Ventriculomegaly is a condition in which the lateral ventricles (fluid-filled spaces in the brain) are larger than normal. It's usually due to a buildup of cerebrospinal fluid (CSF), the clear liquid surrounding the brain and spinal cord that cushions them from injury. Only one or both lateral ventricles may be affected. Most often, treatment is required only if the accumulation of CSF is causing hydrocephalus, pressure on the brain. Ventriculomegaly is the most common fetal brain abnormality, occurring in up to 1.5 in 1,000 pregnancies.
Causes of ventriculomegaly
This condition typically occurs early in pregnancy and happens spontaneously, meaning it's not inherited. Why a fetus develops ventriculomegaly is not always clear, but four main events can cause the ventricles to expand:
- A blockage that prevents CSF from circulating and being absorbed normally in the brain
- A minor imbalance in CSF circulation and absorption
- Defects in brain development
- Damage or loss of brain tissue
The outcome for a fetus with ventriculomegaly depends on several factors, including the size of the enlarged ventricles, whether the problem is getting worse, and whether there are other developmental or genetic abnormalities. Severe, progressive cases can lead to neurological disabilities. If the ventricles are only mildly enlarged (10 to 15 mm in size) and not getting bigger, and no brain damage or other abnormalities are found, there are usually no long-term consequences. In many fetuses, especially those with borderline ventriculomegaly, the condition resolves on its own, with no ill effects. What's more, with timely treatment, even infants with hydrocephalus who haven't suffered brain damage have an excellent prognosis for normal development.
The UCSF Fetal Treatment Center is a world leader in diagnosing and treating prenatal conditions, including ventriculomegaly. In 1981, we performed the first successful open fetal surgery ("open" is the traditional approach in which the surgeon works through a large incision), and we have more experience with both open and minimally invasive fetal surgery than any institution in the world. Our team includes fetal and pediatric surgeons, radiologists, perinatologists, neonatologists, cardiologists, urologists, geneticists, anesthesiologists, pediatric neurologists, pediatric neurosurgeons, nurses and social workers. These experts work closely together to ensure our patients receive care that meets all of their needs.
Our researchers are currently investigating whether the results of a fetal MRI can indicate the likelihood of disability and what families may expect for their child's health and development. This information will help parents make decisions during pregnancy and prepare for challenges their child and family may face.
To request an appointment, call the Fetal Treatment Center.
Signs and symptoms
When a fetus is affected with ventriculomegaly, the pregnant person doesn't experience symptoms. However, measuring the ventricles is a standard part of the prenatal ultrasound screening done in the second trimester. Usually, when ventriculomegaly is first detected, the ventricles are wider than 10 mm. The ventricles are monitored throughout the remainder of the pregnancy, watching for any changes in the ventricle size.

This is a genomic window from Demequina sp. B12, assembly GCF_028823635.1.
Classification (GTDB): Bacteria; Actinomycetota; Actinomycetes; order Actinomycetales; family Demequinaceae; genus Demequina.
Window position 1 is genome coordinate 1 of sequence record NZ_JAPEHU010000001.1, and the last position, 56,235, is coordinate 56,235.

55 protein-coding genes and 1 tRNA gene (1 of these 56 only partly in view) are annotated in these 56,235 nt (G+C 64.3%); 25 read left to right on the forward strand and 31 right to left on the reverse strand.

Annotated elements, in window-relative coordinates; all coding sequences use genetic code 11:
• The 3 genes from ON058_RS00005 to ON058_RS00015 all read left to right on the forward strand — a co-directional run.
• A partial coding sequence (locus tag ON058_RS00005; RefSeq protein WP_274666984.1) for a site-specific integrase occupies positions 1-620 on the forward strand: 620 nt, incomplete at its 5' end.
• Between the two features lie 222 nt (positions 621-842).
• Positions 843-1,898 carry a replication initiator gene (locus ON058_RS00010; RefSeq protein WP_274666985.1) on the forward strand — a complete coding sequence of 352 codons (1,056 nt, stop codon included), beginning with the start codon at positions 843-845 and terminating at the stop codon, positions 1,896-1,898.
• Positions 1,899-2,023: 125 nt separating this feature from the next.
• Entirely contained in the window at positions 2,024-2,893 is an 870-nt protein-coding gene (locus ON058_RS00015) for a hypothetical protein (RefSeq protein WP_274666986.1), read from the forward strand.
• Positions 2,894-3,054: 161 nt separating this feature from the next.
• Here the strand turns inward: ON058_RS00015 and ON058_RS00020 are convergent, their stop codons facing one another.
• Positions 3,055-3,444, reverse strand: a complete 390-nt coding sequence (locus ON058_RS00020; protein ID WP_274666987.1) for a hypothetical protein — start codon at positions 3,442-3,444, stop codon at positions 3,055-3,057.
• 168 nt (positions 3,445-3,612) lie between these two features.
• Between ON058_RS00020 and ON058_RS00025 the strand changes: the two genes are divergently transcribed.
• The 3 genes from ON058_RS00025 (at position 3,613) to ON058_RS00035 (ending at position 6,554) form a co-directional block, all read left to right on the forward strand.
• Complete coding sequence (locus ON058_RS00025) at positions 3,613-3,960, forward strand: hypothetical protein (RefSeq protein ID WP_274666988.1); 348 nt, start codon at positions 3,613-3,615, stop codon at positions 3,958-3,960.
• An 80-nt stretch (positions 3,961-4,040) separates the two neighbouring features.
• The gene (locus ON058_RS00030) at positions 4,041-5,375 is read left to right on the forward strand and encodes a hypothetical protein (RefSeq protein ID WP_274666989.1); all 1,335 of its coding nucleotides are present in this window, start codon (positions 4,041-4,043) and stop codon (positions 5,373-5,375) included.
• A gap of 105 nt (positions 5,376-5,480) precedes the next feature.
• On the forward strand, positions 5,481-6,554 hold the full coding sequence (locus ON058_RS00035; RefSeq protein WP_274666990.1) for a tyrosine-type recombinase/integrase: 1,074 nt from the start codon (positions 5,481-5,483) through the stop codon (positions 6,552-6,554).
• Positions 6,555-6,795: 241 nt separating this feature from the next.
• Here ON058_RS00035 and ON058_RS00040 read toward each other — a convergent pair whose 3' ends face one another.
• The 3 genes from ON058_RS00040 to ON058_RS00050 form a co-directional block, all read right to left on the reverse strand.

If a prenatal ultrasound shows enlarged ventricles, your doctor may recommend additional tests to determine the cause and check for associated problems. These tests may include:
- Amniocentesis – We take a sample of the fluid surrounding the fetus to analyze the baby's DNA and detect genetic abnormalities.
- Fetal MRI – This imaging technique uses a strong magnetic field and radio waves to produce detailed images, potentially revealing problems that don't appear on ultrasound.
- Level II ultrasound (fetal survey) – This scan provides more detailed images of the fetus than did the earlier (level I) prenatal ultrasound.
During pregnancy, the only treatment is to monitor the condition of the fetus and whether the ventricles get bigger. After birth, treatment is needed only if hydrocephalus develops. This fluid buildup usually happens slowly, over the course of weeks. In most cases, we know by six months whether your baby needs treatment.
The main way to relieve the pressure of excess CSF is via a ventriculoperitoneal shunt. This is a small, plastic tube that's implanted in the brain and threaded under the skin to the abdomen; it allows the excess CSF to drain into the abdominal cavity, where it can be absorbed by the body. A pediatric neurosurgeon will place the shunt in a procedure for which your child will be under general anesthesia (completely asleep). Regular follow-ups will be needed to make sure the shunt is functioning properly, but it shouldn't interfere with your child's ability to live a normal, healthy life.
UCSF Benioff Children's Hospitals medical specialists have reviewed this information. It is for educational purposes only and is not intended to replace the advice of your child's doctor or other health care provider. We encourage you to discuss any questions or concerns you may have with your child's provider.
Where to get care (3)
Awards & recognition
Best in California and No. 5 in the nation for neonatology
One of the nation's best in neurology & neurosurgery
successful open fetal surgery in the world